“Obviously we need time to get a handle on the state rules and avoid conflicts,” he said.
In response to a question from Councilman Larry Dickerson, Newby said the trend around Eastern Washington has been toward moratoriums as opposed to going ahead with permitting.
Dickerson also asked if there has been any interest in permits from residents.
“None that we are aware of,” Newby answered.
However, interest in starting up marijuana operations has been expressed in other locations.
The fact that marijuana is still an illegal drug under the federal Controlled Substances Act is also prompting governments to take a wait-and-see attitude.
“This is what has everyone upset,” City Attorney Charles Phillips remarked. Although the Obama administration has indicated it won’t move against Washington now, there’s no guarantee that won’t happen in the future.
“Things are really in a state of flux right now ... but I find it disconcerting they are not enforcing the law,” said Phillips. The federal statutes are still on the books and unless Congress repeals them “they’re putting all you people on the hook.”
Newby said potential court challenges over the legality of Initiative 502 and related issues are also unanswered questions.
“These cases haven’t been decided in a federal court yet,” he said. “I do know this is going to cost a lot of communities a lot of money over the next few years.”
The conflicts between state and federal law were also the subject Monday as Gov. Jay Inslee and Attorney General Bob Ferguson submitted joint testimony to the U.S. Senate Judiciary Committee on that topic.
In their testimony, Inslee and Ferguson thanked President Barack Obama and U.S. Attorney General Eric Holder for their recent guidance on federal enforcement priorities and outlined how the state plans to address those priorities.
According to a release from the governor’s office, they also drew attention to the complex banking issues facing the state as a result of federal banking laws and requested additional federal support for legislation allowing banks to accept deposits from legitimate marijuana businesses comply with state law.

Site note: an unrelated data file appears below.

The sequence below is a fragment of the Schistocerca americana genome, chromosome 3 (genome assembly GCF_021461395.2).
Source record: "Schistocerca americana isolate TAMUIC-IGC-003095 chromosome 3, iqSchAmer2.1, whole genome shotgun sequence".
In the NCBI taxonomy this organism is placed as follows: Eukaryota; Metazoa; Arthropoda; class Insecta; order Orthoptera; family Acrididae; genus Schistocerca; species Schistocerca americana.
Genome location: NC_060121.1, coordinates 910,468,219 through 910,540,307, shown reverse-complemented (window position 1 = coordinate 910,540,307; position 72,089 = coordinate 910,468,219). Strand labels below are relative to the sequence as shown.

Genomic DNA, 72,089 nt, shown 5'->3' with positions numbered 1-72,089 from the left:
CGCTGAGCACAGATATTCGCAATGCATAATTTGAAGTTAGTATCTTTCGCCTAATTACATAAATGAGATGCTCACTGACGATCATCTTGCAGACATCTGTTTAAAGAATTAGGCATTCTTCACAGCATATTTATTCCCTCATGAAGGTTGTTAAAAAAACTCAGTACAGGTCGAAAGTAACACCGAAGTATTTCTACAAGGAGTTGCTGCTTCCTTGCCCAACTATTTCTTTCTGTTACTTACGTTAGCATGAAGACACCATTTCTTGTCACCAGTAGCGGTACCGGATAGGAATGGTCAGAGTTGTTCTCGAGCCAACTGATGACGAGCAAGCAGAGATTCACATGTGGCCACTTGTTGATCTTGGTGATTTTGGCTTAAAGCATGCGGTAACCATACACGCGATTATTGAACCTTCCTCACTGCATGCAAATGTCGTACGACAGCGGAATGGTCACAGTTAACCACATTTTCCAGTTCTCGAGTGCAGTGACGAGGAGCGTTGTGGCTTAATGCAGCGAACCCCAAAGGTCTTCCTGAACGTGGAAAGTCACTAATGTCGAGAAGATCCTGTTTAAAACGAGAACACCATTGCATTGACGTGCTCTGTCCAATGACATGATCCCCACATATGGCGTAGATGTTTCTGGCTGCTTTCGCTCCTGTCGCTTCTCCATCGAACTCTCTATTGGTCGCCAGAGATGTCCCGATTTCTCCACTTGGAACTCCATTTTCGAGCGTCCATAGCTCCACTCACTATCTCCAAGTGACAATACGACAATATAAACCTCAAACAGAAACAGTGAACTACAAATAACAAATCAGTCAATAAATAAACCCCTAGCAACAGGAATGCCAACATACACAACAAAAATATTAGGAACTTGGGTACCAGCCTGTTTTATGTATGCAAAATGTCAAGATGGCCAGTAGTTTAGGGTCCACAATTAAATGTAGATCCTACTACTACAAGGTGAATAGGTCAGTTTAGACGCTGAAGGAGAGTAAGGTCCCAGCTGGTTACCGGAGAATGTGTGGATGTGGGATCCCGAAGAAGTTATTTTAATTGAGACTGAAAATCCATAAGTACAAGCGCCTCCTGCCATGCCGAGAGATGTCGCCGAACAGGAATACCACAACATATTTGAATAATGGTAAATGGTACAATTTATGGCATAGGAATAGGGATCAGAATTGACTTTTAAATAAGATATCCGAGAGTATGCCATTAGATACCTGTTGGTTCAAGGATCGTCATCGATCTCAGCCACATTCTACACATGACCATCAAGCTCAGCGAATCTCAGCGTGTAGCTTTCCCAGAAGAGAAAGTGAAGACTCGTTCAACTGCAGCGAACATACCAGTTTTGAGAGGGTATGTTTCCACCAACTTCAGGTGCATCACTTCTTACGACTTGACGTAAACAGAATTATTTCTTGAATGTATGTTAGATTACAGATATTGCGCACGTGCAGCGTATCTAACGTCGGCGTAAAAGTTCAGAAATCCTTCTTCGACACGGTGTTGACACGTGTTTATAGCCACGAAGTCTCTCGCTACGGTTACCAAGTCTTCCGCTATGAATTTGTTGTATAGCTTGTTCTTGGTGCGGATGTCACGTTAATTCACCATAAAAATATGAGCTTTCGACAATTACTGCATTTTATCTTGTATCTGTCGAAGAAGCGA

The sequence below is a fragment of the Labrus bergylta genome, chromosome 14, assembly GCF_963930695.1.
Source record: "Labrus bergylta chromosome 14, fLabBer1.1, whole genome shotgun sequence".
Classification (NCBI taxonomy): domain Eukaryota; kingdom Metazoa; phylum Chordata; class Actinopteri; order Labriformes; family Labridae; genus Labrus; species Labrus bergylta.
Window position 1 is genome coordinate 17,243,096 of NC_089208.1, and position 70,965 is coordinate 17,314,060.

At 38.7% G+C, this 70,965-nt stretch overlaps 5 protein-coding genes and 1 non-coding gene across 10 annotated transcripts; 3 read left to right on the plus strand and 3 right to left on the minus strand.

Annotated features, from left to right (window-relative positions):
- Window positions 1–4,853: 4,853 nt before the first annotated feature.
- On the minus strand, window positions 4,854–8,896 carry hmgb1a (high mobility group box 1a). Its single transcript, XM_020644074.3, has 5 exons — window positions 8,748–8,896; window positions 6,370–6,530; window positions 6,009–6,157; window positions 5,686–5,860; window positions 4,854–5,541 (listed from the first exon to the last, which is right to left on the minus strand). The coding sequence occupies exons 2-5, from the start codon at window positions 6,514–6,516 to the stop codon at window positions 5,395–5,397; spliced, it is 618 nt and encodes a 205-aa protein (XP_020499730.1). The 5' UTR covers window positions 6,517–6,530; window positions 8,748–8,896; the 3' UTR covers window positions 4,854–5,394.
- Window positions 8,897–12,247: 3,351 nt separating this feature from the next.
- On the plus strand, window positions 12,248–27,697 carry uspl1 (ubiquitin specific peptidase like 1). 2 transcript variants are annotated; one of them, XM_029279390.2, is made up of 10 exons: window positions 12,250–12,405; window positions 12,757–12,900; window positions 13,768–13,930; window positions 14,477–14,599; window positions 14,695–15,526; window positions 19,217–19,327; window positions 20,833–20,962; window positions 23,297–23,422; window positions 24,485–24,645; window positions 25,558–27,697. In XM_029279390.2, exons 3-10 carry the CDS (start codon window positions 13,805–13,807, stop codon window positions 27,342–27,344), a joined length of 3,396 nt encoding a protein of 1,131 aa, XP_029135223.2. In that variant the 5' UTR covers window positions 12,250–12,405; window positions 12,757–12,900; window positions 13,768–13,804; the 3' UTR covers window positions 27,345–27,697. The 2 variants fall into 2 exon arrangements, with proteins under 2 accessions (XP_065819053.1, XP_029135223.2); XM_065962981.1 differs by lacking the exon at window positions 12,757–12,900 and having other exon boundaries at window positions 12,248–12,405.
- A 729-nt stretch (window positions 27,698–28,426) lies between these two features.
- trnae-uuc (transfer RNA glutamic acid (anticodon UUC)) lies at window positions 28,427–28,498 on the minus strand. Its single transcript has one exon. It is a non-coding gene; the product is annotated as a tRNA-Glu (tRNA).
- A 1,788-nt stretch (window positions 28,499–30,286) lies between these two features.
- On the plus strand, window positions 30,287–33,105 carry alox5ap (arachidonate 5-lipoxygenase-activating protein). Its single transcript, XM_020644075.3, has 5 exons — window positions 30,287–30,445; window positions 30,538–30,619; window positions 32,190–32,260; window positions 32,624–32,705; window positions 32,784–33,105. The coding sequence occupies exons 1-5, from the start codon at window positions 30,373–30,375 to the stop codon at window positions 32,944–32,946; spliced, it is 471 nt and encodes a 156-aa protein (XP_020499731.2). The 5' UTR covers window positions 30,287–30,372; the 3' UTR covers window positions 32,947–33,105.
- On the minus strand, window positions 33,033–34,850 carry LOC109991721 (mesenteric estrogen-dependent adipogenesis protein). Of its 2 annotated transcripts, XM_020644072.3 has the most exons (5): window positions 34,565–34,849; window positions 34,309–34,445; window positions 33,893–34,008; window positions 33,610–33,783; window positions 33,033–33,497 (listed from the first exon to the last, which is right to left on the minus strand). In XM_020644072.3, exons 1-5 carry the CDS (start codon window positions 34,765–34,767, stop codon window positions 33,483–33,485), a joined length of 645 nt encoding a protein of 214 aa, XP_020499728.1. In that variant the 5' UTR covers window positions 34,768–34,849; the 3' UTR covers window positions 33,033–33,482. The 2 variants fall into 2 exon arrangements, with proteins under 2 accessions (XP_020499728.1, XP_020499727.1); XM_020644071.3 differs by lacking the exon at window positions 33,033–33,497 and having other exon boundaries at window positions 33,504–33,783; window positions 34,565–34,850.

Initiative 502 Timeline
Nov. 6, 2012 — Washington voters approve Initiative 502 to decriminalize marijuana possession and use for recreational purposes. Colorado voters approve Amendment 64, which is similar.
Dec. 6, 2012 — Initiative 502 goes into effect.
August 29 — In response to the Washington and Colorado initiatives, U.S. Attorney General Eric Holder issues memorandum setting guidelines for federal prosecutors concerning marijuana enforcement under the Controlled Substances Act.
October 9 — Washington State Liquor Control Board to hold public hearing on proposed rules for growing, processing and selling recreational marijuana.
October 16 — Board scheduled to adopt proposed rules.
November 16 — WSLCB to begin accepting applications for producer, processor and retail licenses.
December 1 — Deadline for the WSLCB to establish rules. Board will also begin issuing producer, processor and retail licenses to qualified applicants.
(Sources: Washington State Liquor Control Board)